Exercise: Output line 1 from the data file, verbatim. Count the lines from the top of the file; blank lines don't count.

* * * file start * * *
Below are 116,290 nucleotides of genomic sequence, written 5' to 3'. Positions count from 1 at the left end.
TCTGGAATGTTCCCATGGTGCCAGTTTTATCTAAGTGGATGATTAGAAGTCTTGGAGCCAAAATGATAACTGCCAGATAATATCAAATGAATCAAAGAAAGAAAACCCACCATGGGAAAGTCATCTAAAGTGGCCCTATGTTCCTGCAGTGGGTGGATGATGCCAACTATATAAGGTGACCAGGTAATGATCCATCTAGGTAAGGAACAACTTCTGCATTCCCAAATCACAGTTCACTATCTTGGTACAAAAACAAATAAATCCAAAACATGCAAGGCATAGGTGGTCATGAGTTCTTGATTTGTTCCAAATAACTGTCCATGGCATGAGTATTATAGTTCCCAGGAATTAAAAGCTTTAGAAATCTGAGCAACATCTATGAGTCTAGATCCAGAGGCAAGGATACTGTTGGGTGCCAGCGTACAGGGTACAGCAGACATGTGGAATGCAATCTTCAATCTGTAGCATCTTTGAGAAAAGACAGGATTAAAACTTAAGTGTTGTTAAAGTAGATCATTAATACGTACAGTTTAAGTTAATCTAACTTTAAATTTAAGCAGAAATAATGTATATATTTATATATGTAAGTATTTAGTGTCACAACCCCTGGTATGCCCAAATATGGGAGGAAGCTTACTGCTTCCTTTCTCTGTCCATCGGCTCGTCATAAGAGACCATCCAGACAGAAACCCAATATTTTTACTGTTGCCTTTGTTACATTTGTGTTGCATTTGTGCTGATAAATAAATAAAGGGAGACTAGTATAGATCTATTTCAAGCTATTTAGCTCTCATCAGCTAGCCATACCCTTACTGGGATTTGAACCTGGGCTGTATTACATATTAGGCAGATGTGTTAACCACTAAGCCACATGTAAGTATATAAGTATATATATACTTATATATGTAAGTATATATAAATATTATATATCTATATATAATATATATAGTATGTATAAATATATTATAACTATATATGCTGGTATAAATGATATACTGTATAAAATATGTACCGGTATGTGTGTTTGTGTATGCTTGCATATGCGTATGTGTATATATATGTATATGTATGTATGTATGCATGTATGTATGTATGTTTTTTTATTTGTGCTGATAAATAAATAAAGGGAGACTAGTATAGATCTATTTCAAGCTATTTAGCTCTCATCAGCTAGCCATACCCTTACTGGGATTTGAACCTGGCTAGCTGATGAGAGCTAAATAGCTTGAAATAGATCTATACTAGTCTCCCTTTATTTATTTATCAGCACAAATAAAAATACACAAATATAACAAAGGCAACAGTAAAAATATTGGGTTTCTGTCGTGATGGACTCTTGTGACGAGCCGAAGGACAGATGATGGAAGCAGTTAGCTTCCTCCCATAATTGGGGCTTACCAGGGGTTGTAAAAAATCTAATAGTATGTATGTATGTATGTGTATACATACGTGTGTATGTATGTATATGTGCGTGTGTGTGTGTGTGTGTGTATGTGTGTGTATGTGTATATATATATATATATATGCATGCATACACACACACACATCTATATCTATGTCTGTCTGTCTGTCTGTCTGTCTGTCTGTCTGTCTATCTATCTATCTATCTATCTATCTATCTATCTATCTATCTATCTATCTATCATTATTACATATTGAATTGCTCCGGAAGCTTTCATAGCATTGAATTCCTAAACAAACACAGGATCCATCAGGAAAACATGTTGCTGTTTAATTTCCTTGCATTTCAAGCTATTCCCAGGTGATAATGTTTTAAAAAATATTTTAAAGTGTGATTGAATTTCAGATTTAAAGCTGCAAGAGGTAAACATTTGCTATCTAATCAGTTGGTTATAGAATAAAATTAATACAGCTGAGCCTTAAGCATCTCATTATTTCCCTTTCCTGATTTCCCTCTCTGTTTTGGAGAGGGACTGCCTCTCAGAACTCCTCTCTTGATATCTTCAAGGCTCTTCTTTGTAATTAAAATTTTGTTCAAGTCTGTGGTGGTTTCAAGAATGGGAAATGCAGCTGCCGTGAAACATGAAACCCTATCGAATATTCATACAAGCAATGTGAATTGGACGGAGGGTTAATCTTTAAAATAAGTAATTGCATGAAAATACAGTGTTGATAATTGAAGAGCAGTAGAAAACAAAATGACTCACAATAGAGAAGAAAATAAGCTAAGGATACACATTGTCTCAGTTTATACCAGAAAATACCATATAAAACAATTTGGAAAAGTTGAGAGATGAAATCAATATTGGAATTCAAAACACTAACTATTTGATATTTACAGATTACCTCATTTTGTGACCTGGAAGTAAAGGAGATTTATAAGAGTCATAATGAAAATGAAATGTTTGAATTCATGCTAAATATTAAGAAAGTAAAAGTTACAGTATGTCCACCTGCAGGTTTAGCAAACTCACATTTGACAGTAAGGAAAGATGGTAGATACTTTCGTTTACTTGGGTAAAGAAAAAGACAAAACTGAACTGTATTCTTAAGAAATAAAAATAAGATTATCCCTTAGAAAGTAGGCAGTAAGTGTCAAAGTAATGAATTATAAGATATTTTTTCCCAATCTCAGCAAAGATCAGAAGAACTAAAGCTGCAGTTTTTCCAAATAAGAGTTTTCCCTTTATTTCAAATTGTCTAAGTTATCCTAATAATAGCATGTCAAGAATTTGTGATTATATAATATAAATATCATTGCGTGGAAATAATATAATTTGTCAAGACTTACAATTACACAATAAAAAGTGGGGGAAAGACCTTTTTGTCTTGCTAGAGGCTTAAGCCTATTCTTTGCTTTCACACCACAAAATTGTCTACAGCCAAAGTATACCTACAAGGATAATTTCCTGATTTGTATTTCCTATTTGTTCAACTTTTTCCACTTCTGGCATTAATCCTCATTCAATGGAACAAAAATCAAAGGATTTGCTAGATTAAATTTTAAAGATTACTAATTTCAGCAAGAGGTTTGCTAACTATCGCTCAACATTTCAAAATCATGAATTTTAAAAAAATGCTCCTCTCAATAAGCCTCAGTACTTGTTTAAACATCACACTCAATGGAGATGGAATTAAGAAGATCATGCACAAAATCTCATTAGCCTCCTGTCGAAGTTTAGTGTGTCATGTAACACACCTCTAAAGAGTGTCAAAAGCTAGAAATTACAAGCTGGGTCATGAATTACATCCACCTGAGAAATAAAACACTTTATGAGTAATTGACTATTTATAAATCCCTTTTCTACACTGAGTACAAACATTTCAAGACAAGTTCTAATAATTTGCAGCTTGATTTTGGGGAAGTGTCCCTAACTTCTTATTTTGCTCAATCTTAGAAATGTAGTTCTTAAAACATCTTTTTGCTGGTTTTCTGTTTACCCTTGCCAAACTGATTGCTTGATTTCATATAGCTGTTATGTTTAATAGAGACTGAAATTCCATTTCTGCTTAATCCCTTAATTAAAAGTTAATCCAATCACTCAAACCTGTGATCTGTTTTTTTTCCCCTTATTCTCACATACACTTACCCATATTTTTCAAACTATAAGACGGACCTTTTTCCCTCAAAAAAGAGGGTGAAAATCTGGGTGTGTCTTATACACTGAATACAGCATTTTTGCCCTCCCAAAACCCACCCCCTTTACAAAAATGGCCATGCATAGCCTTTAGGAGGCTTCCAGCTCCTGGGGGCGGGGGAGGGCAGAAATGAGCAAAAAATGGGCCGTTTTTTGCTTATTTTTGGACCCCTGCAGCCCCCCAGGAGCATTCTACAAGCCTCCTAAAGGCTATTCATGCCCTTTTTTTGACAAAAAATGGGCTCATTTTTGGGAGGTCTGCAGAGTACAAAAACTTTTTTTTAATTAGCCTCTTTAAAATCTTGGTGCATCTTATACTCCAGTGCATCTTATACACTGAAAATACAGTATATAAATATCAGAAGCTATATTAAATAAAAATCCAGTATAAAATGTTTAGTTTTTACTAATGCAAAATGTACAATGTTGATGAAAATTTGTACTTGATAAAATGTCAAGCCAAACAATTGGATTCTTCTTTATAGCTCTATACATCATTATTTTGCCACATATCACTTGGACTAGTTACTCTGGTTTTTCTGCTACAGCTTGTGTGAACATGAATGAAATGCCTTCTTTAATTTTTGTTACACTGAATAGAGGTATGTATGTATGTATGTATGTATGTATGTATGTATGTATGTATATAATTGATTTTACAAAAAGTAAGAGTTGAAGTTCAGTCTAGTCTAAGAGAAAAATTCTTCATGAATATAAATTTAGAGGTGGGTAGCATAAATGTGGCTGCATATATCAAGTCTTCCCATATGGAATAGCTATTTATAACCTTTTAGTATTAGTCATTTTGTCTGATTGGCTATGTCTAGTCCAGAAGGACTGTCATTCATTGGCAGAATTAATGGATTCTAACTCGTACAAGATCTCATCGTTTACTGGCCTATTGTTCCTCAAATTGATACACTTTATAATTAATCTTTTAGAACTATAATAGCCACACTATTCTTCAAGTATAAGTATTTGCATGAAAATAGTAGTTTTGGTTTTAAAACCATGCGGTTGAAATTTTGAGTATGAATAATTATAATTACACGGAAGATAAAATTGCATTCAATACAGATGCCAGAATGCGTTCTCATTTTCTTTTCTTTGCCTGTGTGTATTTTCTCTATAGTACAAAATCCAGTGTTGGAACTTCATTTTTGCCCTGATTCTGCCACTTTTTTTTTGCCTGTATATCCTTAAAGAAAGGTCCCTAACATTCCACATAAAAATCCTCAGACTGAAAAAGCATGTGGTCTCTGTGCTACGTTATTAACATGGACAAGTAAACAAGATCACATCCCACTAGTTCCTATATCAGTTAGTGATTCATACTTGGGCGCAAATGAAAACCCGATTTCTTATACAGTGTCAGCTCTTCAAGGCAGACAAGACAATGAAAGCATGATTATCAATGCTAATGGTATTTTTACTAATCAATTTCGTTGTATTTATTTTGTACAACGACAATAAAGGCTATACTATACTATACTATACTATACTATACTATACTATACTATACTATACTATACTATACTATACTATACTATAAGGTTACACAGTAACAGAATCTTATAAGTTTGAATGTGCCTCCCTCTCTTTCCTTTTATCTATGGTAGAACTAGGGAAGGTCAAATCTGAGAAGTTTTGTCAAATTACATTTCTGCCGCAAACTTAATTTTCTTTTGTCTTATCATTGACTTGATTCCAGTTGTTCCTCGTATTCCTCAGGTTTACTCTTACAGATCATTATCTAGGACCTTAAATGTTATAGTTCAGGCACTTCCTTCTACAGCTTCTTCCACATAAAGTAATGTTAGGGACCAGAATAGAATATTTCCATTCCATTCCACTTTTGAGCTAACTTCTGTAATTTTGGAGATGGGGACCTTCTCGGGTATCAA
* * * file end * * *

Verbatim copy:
Below are 116,290 nucleotides of genomic sequence, written 5' to 3'. Positions count from 1 at the left end.